So when did we become a society of people that essentially worships money? When did we start clamoring for a governmental structure that emphasizes how much money we can save by cutting this project or that program without worrying about the impact it will have on people? And even more important – how do we change this?
Without spending a major ton of time looking through the histories of the various parts of the world or even the United States, I can say that I don’t have an answer for the first two questions. And to be honest, where/when/how this starts is not nearly as important as making some kind of change where its all concerned. Furthermore, there is one political movement that emphasizes this more than any other – the Conservative Tea Party.
Ok, those of you who are rolling your eyes and mumbling about me being a liberal or a hippy — ya’ll can stop reading, and find another web page to be at. There’s honestly nothing I can do or say that will change your opinion. Those of you that are cheering my statement and saying “right on!” — you can move along as well. For a lot of the same reasons.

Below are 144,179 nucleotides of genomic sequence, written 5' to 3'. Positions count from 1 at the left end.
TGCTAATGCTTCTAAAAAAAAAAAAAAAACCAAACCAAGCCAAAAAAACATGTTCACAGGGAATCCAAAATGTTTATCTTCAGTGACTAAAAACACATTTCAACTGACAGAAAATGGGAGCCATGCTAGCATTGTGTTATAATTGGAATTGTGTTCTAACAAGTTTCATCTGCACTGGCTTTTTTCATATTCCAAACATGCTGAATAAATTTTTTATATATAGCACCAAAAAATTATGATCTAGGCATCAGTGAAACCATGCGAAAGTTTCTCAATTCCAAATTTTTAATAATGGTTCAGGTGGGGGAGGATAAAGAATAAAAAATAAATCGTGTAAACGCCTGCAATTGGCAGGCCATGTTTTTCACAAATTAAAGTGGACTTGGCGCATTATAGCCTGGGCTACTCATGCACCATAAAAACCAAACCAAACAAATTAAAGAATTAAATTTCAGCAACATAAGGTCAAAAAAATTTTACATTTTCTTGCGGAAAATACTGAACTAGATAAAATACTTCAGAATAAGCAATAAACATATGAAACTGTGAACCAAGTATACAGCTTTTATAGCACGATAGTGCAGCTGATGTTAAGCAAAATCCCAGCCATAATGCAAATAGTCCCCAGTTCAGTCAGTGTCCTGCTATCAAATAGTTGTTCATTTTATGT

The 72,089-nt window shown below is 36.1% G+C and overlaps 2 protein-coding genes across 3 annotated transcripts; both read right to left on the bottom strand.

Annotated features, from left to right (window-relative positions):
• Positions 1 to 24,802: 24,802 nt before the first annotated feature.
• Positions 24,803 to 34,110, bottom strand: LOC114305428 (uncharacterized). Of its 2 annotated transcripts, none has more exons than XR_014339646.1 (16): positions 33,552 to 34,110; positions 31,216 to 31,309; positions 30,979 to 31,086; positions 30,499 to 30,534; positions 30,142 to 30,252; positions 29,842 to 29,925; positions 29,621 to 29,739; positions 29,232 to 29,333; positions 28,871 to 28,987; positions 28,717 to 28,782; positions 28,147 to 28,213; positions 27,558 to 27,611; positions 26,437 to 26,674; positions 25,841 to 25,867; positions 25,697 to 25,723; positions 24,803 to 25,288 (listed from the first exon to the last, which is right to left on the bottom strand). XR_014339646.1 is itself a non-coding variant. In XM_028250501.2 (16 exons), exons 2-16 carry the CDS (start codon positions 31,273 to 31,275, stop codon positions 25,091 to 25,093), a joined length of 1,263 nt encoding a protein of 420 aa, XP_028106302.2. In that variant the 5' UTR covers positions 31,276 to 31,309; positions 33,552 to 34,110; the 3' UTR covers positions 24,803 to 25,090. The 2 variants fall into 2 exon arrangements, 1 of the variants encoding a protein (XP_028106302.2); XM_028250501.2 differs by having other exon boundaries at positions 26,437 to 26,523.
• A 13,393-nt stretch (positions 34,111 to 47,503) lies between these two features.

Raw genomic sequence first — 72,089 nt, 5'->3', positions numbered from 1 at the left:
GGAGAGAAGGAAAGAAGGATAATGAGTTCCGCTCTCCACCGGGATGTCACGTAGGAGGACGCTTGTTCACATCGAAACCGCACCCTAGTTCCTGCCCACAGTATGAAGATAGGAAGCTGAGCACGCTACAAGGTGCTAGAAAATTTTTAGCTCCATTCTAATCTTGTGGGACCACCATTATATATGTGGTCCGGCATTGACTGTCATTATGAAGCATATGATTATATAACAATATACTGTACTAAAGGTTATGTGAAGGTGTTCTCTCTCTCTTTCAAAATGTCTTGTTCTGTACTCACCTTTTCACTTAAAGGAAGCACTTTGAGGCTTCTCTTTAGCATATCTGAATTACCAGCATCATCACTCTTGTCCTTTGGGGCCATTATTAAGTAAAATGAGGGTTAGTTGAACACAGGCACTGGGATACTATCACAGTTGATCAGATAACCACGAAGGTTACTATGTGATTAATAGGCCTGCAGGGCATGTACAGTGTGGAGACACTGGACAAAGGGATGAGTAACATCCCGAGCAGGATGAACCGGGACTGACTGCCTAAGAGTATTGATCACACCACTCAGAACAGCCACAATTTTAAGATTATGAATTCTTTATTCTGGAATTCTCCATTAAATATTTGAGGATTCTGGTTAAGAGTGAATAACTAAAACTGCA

Now for those of you that are still here – listen up for a second. Before we pan the Conservative Tea Party movement and lay blame anywhere, let’s remember a few things. There are good points that the Conservative Tea Party makes, particularly where government spending and taxation of the citizenry is concerned. Their problem is taking it far beyond the scope it should be intended for. To dismiss the movement out of hand without finding where its merits might possibly be is just as bad. To do so removes any vantage point of critical thinking we may hope to achieve. Finally, let’s remember, this post isn’t about the merits or the toxic nature that the Tea Party and its adherents bring to the table. My point is about how we can change our own perceptions – something we do have control over.
We all attach some dollar figure to various things in our lives. My iMac has a very high price tag, and yet I find that dollar figure to be negligible for what it allows me to do. My beloved Subaru Forester has a typical car value associated with it. If I sat down and did the calculations, I am sure I could come up with a dollar value for each one of my three cats. All of that can be figured into a budget, which I can then calculate against my salary. If the money came up short, I would have to decide what will happen. Do I get another job to make due? Or do I figure that one of the cats is too expensive, and send her out into the world of the Animal Control folks because she is too expensive? Under the dictums of the Tea Party philosophy, I would turn one of my precious girls out or remove one of the expensive items I mentioned from the equation and make due without it. For me, it would be the removal of one of the expensive items or getting another job. My previous girls are part of my family, and I am fiercely protective of my young ladies.